Start a side hustle. If you’ve ever dreamed of being your own business or building your own business, side hustling might be the perfect fit for you. Side hustling has many benefits: you can enjoy a change of pace from your day job, diversify your income in case of financial hardship down the road, or simply develop new skills that complement your résumé in your current career.
Make the most of a raise at work. Next time you get a raise at work, stop and evaluate your financial goals before you catch yourself giving in to “lifestyle creep.” Since you’re already used to making ends meet with your previous income, why not allocate that new income toward paying down your debt or increasing your monthly investment contributions rather than upgrading your car or housing?
Put your money to work for you. Sure, you can reach $1 million by earning one dollar at a time – let’s say $20,000 for the next 50 years. Most members of the million dollars club didn’t get there by saving a dollar at a time. Instead, most millionaires invest their savings so that early income can multiply for them down the road. Get started early and let compounding returns do the work for you.
Ways to start saving more money
Saving more money will be critical throughout your entire millionaire journey, whether you’re trying to build your net worth by:
- Paying down your debts as quickly as possible
- Maximizing your down payment on a house
- Minimizing the interest you pay by making purchases with cash
- Starting your own business, etc.
If you find that having “extra” money seems to burn holes in your pockets, here are some ways you can work on saving more instead:
Learn how to have fun without spending money. It can be hard to find cheap things to do when you’re bored on the weekends, especially if your friends want you to spend $15 on brunch or $40 on cocktails. While it’s okay to enjoy these things in moderation, you can speed up your journey toward millionaire status by mixing in some free/cheap alternatives like hosting a potluck brunch or game night instead.
Make the most of the resources available to you. If you’re trying to maximize the utility of your money, avoid spending it when you can get similar things or experiences for free. One of my favorite resources for saving money is the library. The library’s benefits extend far beyond simply checking out books. Underutilized perks include free museum or park passes, Lynda.com subscriptions, and a variety of community events and classes!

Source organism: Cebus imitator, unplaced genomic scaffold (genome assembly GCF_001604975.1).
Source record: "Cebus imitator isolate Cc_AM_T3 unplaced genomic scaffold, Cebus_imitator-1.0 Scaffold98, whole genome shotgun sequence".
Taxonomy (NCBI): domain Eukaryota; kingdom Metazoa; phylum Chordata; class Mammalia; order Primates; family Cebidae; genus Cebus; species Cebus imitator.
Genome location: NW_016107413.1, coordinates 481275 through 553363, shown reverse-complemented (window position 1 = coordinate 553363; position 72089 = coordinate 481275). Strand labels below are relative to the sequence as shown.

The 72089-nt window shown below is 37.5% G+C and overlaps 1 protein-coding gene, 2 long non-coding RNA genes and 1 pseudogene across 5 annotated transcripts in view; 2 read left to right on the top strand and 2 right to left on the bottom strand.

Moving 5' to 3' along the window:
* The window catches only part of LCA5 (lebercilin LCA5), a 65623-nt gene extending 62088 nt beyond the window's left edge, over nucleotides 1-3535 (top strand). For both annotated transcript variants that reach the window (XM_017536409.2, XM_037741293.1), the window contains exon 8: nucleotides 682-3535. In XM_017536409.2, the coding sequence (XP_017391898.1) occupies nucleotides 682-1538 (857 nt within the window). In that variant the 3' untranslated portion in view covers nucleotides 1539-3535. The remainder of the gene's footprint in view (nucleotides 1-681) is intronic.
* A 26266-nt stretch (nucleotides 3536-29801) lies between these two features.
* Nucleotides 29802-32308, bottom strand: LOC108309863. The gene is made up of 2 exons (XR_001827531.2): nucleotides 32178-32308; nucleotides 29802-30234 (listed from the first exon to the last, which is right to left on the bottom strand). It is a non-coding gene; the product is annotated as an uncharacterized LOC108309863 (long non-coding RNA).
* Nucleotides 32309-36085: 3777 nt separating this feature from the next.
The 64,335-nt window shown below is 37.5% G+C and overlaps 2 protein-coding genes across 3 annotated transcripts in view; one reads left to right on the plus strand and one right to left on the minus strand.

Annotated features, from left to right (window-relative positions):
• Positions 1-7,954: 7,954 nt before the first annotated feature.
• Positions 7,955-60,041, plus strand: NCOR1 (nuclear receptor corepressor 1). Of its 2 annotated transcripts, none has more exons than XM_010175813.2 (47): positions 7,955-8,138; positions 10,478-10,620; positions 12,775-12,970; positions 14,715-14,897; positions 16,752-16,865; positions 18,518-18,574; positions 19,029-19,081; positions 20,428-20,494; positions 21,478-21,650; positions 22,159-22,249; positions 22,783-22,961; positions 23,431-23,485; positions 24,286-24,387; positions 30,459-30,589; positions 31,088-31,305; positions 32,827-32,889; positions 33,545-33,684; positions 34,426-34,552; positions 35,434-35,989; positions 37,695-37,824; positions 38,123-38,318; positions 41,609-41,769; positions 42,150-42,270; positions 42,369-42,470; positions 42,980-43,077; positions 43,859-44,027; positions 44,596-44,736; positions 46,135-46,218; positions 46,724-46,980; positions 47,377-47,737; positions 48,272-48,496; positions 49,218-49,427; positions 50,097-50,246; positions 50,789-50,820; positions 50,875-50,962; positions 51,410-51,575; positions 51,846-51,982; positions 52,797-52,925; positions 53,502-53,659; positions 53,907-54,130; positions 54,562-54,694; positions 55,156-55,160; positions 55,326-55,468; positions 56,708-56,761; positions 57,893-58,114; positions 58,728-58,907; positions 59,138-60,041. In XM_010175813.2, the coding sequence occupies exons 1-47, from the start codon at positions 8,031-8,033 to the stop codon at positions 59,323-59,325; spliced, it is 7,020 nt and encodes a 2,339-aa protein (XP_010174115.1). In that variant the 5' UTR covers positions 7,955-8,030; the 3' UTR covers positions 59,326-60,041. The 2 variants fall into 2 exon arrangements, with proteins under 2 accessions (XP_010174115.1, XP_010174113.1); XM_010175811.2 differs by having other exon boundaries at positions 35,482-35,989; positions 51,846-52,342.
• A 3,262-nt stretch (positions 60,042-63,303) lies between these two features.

Keep your financial splurges in check. When it comes to saving money, sticking to your budget is key. That’s not to say you can’t ever treat yourself to a nice dining experience or weekend getaway. (After all, personal finance blogger splurge sometimes, too!) Just make sure your splurging is meaningful to you and doesn’t introduce long-term, recurring expenses moving forward.
Benefits of the Million Dollars Club
So what’s the big fuss about wanting to join the Million Dollar Club, anyway?
You deserve to be warned:
The benefits of becoming a millionaire may not quite be what you imagined.
Sure, everybody wants to look like a million bucks, and everybody wants to spend a million bucks…
But here are some of the real advantages you can enjoy when you have a million dollars or more in net worth:
- Feel greater peace of mind when faced with financial uncertainty
- Develop confidence in your ability to make sound financial decisions
- Know that your money is working for you, not just the other way around
- Skip interest payments and unwise debt by making purchases with cash
- Have financial resources available to take advantage of new opportunities
- Make decisions based on your own goals and values rather than financial necessity
And yes, you can more readily afford to indulge in some of life’s splurges and luxuries with your discretionary income, too.
To close, here’s some good news which might seem intimidating based on your financial situation:
It will likely take a net worth of $1 million or more for you to retire.
That’s right. If you’re making adequate contributions to your retirement accounts, it’s probably just a matter of time (perhaps 30-40 years) until you hit that seven-figure wealth and get your Million Dollar Club award in the mail.
Does becoming a millionaire during your life seem out of reach?
Don’t despair. When it comes to your personal finances, it pays to be patient with yourself. While “quick wins” can help you stay motivated, the Million Dollar Club is open to everyone willing to make a consistent effort over the long run.
Do you want to become a member of the Million Dollars Club? What interests you the most: having a million dollars, looking like a million dollars, or spending a million dollars?